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Thu, 21 January 2021

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We need a radical overhaul of the way football is governed

We need a radical overhaul of the way football is governed

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4 min read

Covid has exposed the financial flaws at the heart of the game’s structure. The government must honour its manifesto promise and kick off a fan-led review to bring about change

The issues in football have been exposed and heightened by Covid-19. No one can look at the current situation in football and not conclude it is in crisis. Before understanding how to fix the problems, we must recognise that football is not a business like any other.

Football has a public purpose because it serves communities. It’s part of who we are and our identity. For many across our country, the local football club is still the place where young people turn for inspiration and older people come for connection and community. Whether big clubs or small, football has a purpose alongside the finances. And if your club goes bust, you can’t just go down the road and get your football from elsewhere.

It’s not only what football means to a community by existing, it’s the work they do. Just five minutes up the road from my constituency in Merseyside is the fantastic League Two club Tranmere Rovers. Throughout the pandemic, Tranmere Rovers has run schemes to help people, from arranging food banks and drop offs for those in poverty or shielding, to tackling loneliness in older residents due to the pandemic. That’s just one example. Clubs across the country have stepped in when the government was still deciding what path to take.

For the government, Covid-19 seems to be an excuse to kick new initiatives into the long grass

We’ve got to make sure these vital community hubs can survive this crisis. Especially when we know so many other types of community assets did not survive the last decade of Tory austerity. But Covid-19 has exposed the financial flaws at the heart of the game’s structure.

The need to respond to this crisis also exposed the vacuum of constructive leadership across the game. We need to sort this out for the fans it serves. That’s where the government’s fan-led review of football comes in, which the Conservatives promised in their election manifesto.

For the government, Covid-19 seems to be an excuse to kick key decisions and new initiatives into the long grass. For football, Covid-19 makes starting the fan-led review urgent. This year, we have seen clubs like Wigan Athletic go into administration. Although the club folded during the pandemic, the issues had been ongoing for years. Similarly, it was heartbreaking for local fans when Bury was kicked out of the football league after 135 years. Now this vital sporting institution is gone.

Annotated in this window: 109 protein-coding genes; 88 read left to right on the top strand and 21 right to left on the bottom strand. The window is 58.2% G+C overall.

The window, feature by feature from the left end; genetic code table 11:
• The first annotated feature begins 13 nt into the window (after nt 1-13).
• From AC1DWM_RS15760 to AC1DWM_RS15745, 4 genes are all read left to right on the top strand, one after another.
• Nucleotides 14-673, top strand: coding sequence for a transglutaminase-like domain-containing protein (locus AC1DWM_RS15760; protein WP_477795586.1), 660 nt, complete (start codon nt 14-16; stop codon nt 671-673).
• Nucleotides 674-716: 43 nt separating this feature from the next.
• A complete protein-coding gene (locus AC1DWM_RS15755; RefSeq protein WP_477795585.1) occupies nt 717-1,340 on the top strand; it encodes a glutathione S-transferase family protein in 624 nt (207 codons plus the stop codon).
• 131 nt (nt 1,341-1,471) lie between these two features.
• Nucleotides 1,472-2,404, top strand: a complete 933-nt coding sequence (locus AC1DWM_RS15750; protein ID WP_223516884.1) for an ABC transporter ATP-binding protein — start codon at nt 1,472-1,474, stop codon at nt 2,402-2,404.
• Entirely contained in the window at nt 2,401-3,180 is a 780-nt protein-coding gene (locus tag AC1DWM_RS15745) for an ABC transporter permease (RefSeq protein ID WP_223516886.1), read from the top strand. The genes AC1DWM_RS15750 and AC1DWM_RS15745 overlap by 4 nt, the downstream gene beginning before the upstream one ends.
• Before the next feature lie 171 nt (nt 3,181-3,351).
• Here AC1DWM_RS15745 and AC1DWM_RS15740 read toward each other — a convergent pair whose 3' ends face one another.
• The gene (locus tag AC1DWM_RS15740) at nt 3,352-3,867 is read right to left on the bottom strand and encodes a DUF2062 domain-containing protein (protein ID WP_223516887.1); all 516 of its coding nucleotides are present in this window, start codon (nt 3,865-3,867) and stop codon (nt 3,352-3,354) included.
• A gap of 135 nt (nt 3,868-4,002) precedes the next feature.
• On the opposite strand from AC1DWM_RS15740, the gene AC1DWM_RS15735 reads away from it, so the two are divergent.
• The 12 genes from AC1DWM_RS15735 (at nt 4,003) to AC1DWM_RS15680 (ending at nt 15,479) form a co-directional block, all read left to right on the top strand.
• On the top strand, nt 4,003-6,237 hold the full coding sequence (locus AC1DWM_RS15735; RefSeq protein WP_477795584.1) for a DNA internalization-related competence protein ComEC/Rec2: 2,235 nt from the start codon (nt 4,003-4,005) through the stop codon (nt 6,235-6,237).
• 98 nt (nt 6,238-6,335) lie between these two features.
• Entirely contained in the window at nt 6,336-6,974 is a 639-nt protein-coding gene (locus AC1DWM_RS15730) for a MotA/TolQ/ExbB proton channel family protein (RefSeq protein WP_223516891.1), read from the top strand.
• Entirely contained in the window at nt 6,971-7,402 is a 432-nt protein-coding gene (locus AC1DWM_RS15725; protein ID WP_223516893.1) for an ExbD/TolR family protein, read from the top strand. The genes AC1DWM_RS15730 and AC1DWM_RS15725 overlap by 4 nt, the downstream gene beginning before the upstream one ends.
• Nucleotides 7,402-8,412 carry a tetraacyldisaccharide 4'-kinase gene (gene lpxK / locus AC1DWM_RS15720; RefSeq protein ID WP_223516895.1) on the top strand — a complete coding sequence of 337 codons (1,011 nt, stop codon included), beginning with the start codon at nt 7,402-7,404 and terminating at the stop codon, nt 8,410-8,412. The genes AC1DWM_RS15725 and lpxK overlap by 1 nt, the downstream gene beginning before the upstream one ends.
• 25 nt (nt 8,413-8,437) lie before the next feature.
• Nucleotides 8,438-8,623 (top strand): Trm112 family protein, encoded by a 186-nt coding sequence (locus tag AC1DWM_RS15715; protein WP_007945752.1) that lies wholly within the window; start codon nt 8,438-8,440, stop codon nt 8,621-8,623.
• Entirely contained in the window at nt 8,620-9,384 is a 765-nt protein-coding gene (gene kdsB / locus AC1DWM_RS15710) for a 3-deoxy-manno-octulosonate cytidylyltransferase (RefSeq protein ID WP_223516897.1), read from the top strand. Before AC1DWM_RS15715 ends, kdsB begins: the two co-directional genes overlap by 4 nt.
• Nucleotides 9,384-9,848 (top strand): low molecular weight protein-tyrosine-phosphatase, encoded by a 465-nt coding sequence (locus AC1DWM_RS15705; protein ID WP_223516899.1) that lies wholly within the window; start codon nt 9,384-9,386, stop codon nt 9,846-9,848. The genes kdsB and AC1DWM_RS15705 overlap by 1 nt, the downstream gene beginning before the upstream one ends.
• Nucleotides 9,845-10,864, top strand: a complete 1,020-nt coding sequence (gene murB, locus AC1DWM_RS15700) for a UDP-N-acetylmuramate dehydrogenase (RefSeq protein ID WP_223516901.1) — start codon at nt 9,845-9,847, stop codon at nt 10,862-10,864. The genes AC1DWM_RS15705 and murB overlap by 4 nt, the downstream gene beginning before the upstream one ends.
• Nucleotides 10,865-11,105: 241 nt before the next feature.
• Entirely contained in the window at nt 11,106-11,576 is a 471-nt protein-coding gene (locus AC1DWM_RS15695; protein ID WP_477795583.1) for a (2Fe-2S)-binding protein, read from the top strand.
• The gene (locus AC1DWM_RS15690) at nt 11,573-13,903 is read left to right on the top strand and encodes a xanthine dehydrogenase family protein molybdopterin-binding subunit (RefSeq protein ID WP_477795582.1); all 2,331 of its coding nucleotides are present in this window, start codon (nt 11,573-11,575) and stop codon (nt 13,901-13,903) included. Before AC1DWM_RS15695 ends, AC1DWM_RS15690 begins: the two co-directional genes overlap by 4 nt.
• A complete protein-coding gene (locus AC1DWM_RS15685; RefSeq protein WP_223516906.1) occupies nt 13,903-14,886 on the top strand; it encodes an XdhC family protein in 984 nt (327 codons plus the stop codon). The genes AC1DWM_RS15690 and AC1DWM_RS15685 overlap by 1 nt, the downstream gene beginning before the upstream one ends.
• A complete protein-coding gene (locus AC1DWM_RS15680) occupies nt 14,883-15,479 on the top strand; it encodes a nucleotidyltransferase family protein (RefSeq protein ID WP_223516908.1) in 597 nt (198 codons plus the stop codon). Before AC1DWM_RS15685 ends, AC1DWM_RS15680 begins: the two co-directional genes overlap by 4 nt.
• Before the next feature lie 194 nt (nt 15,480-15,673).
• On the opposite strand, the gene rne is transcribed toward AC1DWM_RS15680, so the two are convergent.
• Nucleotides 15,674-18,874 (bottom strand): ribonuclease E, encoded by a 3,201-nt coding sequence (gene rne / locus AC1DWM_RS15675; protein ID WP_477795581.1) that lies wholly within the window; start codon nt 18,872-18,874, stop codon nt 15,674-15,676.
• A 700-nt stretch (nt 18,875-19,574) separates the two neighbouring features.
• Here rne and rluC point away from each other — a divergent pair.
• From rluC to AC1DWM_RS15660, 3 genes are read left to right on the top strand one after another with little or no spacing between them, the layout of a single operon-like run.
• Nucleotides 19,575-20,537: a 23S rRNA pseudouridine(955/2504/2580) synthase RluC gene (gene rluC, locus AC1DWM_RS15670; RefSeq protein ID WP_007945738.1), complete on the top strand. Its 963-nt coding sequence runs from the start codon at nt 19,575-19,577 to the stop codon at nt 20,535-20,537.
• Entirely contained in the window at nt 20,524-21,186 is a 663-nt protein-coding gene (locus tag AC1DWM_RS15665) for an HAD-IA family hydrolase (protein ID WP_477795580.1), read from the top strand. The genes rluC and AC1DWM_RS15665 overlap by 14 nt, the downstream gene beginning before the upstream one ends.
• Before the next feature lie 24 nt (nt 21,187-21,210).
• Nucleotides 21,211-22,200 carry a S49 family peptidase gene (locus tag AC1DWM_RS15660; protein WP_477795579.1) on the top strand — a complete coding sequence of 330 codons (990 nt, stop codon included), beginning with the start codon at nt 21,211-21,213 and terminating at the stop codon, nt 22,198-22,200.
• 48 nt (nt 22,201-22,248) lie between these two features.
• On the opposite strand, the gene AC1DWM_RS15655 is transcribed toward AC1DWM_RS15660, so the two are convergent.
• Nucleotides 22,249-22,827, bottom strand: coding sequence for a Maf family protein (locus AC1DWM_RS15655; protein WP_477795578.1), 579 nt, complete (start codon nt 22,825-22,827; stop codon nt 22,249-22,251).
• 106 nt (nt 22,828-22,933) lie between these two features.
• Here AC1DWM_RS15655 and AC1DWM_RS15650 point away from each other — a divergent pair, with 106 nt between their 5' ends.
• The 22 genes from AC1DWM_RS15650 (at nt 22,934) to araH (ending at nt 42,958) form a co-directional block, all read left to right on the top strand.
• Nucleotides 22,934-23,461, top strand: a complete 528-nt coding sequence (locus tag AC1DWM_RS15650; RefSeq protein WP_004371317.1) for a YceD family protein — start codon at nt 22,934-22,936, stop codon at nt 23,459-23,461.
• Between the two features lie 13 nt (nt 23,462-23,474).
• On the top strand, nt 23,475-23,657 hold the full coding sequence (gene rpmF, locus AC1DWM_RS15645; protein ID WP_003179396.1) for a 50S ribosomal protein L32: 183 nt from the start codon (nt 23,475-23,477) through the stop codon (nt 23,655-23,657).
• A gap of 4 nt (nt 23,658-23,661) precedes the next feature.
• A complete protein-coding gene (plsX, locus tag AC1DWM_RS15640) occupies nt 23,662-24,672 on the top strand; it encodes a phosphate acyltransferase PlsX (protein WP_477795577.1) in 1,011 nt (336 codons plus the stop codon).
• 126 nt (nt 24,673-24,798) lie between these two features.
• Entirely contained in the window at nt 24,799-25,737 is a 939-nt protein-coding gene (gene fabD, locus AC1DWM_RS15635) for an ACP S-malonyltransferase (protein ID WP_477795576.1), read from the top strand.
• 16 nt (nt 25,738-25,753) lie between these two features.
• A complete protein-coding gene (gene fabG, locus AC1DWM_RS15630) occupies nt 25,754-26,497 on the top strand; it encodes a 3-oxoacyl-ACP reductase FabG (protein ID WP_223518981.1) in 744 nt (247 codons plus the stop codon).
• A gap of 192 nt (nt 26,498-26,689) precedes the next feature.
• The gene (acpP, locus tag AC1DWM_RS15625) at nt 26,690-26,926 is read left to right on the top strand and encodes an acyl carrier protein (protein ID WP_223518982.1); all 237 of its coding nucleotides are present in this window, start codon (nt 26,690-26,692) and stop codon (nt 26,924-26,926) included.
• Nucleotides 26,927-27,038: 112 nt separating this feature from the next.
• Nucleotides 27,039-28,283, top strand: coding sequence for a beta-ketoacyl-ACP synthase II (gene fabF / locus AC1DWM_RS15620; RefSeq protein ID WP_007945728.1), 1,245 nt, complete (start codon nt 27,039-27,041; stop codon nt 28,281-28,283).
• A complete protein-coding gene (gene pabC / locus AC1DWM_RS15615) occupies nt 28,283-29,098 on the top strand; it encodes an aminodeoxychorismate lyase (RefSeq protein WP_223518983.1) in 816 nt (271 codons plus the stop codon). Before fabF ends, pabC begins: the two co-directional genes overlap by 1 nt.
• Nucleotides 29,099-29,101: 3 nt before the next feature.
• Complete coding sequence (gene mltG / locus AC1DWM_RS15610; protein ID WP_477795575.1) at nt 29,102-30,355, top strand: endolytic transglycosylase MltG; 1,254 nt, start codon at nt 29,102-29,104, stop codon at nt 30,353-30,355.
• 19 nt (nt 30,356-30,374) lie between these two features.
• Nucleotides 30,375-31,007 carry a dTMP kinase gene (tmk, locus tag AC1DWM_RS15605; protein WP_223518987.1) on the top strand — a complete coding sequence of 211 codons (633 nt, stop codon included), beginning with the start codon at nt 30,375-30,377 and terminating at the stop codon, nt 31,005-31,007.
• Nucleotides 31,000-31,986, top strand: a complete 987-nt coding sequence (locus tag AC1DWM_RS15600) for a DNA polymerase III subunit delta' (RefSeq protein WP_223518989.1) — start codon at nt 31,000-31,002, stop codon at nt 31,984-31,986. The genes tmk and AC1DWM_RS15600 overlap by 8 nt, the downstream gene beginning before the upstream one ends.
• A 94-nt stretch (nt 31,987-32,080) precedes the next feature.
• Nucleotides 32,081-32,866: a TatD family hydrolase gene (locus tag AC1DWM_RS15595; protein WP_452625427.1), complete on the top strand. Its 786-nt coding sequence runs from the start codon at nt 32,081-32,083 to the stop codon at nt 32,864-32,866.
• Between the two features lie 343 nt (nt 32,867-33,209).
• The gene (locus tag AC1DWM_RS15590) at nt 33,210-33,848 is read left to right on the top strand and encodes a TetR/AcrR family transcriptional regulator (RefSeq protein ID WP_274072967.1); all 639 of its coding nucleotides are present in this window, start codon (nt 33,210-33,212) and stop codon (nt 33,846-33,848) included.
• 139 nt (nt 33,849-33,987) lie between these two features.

We are now in the situation where clubs are losing between £30,000 and £100,000 per game on gate revenue, owe £77m in unpaid taxes and nearly 10 clubs have been in real danger of not being able to pay staff this month. We need a radical overhaul of the way football is governed, and only a fan-led review can bring about the sort of change that places fans and their needs at the heart of reforms.

Any assertion from inside government that football can sort it out themselves is a fantasy. The past couple of months in the footballing world have been messy. We’ve had the ‘Project Big Picture’ plans for the Premier League leaked, as well as the temporary introduction of pay-per-view games, both thrown on to the scrapheap shortly after being announced.

Covid-19 has shocked all aspects of our country. The question for the Conservatives will be how they react to facilitate recovery. Nearly 10 years ago, the then Conservative-led government acknowledged that reform to the game of football was needed. And Labour has supported significant changes to the way the game is run since 2015. So, luckily for football, there is already a plan. We just need to see the political will to get on with it.


Alison McGovern is the Labour MP for Wirral South and shadow sports minister.


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